and often frightening events -- in many cases, all the more frightening
because whatever provokes them occurred during sleep, such that their
cause may be quite unclear.
BEDPARTNER OBSERVATIONS OF WHAT HAPPENS JUST PRIOR TO THESE
CAN PROVE INVALUABLE IN ARRIVING AT AN ACCURATE DIAGNOSIS.
Possible causes include the following:
apnea. Arousals may be precipitated
either by struggling to overcome upper airway collapse, or by
simple failure to make any effort to breathe. Simultaneously,
it should be realized that many sleep apnea patients stop breathing
hundreds of times per night without ever awakening as a consequence!
to this diagnosis include:
sensation that one must make repeated efforts to breathe before ‘anything
of breath or chest discomfort are immediately relieved after
a few deep breaths
of a throaty, gasping sound, snort or snore with some of
happen more often if sleeping flat -- or if lying on your back.
some cases, may occur less frequently when sleeping in a chair.
--Worsening after weight gain.
--Occurs more often after drinking alcoholic beverages.
--Occurs more often when experiencing more nasal congestion.
Reflux Disease (GERD), with backflow of stomach acid up into the esophagus
and throat. Regurgitated acid may spill over the vocal cords
and throw them into spasmodic closure, and inhalation of stomach contents
into the lungs may provoke arousals with coughing and choking. Also,
even if acid does not back up to levels higher than the mid-esophagus,
a nerve reflex can trigger tight wheezing similar to asthma. Chest
pain, virtually identical to that of angina from coronary disease (even
to the point of responding to nitroglycerine) can occur, related to
to the diagnosis of GERD include:
of bitter, acidic fluid in the throat or nose, or a sour
taste on awakening.
vomiting or near vomiting.
pitched crowing, stridorous sounds unlike the deeper, throaty-sounding
gasps of sleep apnea.
more frequent after weight gain.
eating late, large meals, alcohol,
spicy foods, or certain other foods like chocolate.
--May improve if sleeping with elevation.
sitting up or jumping to one’s feet, during frantic efforts to
some cases, prolonged distress -- sometimes relieved by drinking water
or by taking antacids.
drainage during sleep sometimes can precipitate arousals with choking.
worsens in sleep and in some instances is aggravated by GERD-- particularly
since some asthma medications can make GERD worse.
failure often causes attacks of shortness of breath in sleep called “paroxysmal
nocturnal dyspnea” especially when sleeping without elevation. These
usually last more than a few minutes and the patient must sit on the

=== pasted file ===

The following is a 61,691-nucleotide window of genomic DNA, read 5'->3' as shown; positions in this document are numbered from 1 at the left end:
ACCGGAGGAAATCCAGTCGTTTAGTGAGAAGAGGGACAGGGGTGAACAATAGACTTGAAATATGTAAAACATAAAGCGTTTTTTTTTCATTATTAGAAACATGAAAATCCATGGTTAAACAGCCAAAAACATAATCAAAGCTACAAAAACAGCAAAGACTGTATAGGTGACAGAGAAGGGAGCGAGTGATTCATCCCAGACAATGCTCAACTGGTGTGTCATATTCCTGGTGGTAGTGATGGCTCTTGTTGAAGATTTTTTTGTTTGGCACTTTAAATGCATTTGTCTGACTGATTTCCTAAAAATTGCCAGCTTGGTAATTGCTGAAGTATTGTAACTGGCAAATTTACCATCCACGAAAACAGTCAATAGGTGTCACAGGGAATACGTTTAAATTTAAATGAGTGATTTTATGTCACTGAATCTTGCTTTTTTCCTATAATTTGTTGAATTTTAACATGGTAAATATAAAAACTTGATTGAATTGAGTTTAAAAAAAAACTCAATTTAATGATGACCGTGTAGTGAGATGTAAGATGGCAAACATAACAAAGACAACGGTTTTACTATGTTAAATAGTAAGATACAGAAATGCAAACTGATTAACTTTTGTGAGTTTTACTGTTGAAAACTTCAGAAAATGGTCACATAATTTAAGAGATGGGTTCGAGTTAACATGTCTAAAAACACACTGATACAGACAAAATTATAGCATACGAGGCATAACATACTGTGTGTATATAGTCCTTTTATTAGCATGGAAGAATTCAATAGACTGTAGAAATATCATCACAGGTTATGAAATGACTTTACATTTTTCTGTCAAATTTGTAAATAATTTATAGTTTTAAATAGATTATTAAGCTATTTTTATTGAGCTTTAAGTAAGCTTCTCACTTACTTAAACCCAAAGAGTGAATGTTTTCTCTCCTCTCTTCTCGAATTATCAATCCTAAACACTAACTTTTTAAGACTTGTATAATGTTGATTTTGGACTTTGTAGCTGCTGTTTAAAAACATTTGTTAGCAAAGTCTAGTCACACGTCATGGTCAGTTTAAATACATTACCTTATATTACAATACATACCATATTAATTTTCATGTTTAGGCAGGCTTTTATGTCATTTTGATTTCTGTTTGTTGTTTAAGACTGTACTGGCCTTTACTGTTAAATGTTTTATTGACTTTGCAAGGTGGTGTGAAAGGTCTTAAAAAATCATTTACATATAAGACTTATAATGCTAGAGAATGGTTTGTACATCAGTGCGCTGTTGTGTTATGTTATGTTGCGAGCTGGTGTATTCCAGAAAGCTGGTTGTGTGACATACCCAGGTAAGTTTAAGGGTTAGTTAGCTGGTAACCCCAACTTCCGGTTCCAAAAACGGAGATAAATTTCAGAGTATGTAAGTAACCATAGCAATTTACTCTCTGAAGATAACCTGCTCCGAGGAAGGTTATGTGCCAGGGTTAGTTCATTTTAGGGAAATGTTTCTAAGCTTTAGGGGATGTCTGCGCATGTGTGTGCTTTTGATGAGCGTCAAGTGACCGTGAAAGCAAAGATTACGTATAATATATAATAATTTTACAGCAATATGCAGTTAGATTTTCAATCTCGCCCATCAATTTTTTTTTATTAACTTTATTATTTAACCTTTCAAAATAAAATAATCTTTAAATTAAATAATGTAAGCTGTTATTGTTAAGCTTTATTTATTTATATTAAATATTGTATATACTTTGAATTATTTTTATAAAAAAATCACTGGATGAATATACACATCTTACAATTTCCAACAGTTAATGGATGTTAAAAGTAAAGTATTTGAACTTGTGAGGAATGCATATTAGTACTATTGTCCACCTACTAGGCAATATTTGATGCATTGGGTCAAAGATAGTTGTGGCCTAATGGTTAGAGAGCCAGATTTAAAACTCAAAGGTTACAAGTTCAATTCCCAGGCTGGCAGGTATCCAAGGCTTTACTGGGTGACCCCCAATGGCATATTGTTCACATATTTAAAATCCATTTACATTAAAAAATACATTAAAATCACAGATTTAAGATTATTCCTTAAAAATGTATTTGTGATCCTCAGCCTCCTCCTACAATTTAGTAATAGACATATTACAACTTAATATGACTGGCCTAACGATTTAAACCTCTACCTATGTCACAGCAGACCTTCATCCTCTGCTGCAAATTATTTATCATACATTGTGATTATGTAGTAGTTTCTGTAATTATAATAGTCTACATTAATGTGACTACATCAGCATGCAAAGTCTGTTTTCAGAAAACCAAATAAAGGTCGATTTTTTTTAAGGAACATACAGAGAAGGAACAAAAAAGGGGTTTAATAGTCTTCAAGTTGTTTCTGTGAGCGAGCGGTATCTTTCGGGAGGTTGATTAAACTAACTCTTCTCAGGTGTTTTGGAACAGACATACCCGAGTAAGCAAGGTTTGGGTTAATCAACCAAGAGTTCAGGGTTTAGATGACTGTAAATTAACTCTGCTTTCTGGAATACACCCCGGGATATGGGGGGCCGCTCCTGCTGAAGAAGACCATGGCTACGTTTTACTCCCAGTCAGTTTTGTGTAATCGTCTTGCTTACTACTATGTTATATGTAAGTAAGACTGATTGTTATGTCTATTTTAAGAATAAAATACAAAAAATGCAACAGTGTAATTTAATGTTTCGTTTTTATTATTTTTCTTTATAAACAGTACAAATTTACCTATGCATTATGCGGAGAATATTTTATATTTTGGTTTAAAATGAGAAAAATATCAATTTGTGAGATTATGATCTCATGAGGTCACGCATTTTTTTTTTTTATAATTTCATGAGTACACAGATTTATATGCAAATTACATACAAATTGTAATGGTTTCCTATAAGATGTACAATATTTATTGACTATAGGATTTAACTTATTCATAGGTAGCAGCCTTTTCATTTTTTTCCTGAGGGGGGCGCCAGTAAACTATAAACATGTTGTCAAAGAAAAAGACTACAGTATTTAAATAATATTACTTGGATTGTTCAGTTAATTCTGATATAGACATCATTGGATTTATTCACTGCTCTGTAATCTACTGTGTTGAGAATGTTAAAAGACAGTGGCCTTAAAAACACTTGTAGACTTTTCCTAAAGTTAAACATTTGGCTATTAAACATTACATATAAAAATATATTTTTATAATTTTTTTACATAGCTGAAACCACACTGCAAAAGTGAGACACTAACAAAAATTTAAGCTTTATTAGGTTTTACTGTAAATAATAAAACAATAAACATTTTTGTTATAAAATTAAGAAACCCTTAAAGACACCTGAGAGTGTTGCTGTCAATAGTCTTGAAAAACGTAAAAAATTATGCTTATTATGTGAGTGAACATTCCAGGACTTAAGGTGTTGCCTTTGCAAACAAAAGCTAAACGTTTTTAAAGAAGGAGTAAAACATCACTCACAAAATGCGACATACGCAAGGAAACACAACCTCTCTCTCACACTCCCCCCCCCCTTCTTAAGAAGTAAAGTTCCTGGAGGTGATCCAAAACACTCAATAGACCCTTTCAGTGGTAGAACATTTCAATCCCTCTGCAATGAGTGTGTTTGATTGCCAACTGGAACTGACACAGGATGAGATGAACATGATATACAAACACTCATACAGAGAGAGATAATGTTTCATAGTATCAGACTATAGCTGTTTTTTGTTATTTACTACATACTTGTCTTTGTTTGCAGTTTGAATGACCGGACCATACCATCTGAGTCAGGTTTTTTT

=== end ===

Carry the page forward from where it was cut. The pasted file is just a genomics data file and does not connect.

side of the bed for a time and try to catch his or her breath.
artery disease and other heart problems, including abnormal heart rhythms,
can provoke awakenings with shortness of breath, chest pain, palpitations
and other distressing symptoms.
attacks, seizures and other abnormal events precipitating abrupt arousals
also can cause symptoms of breathless and chest discomfort in some
We normally become
paralyzed and unable to move anything but our eyes when in rapid eye
movement (REM) sleep -- which prevents us from ‘acting
out’ our dreams. Most people are quite unaware that this
happens, since they are asleep at the time! (See page one of this
handout for a description of REM sleep).
However, that same
paralysis, which normally should occur only in REM sleep, sometimes
intrudes into wakefulness. Such may occur at times
of awakenings (as a brief persistence of paralysis when we awaken from
REM sleep). It also may happen as we are just dozing off but not
fully asleep. It can be thought of as an awake brain in a body
that transiently ‘got stuck’ in REM sleep.
It is not the same
as still being asleep but dreaming that one is struggling to wake up. Instead, the person is wide awake during sleep paralysis
and if unfamiliar with its benign nature, terrified by his or her sudden
helplessness and complete inability to move. It feels like being ‘buried
alive’. Nonetheless, sleep paralysis is harmless. It
usually lasts less than a minute (although it can feel like much longer!). Touching
the person who is experiencing sleep paralysis ‘breaks it’ instantly
-- but such seldom happens, since the person cannot call out for help.
Many people who have
no other sleep disorders experience sleep paralysis on a rare basis. It
can be worsened by sleep deprivation. Sleep paralysis
occurs more frequently in some people with narcolepsy -- a relatively common
disorder causing sleepiness and in some cases, such other symptoms as attacks
of muscle weakness triggered by strong emotions (cataplexy).
some patients with sleep
apnea may awaken with sleep paralysis, particularly
if sleeping on their back. Both that position and REM sleep
can make breathing worse-- resulting in sleep fragmentation with
repeated arousals. Look
for other signs of sleep apnea especially if you experience sleep
apnea when sleeping on your back and if you have any of its other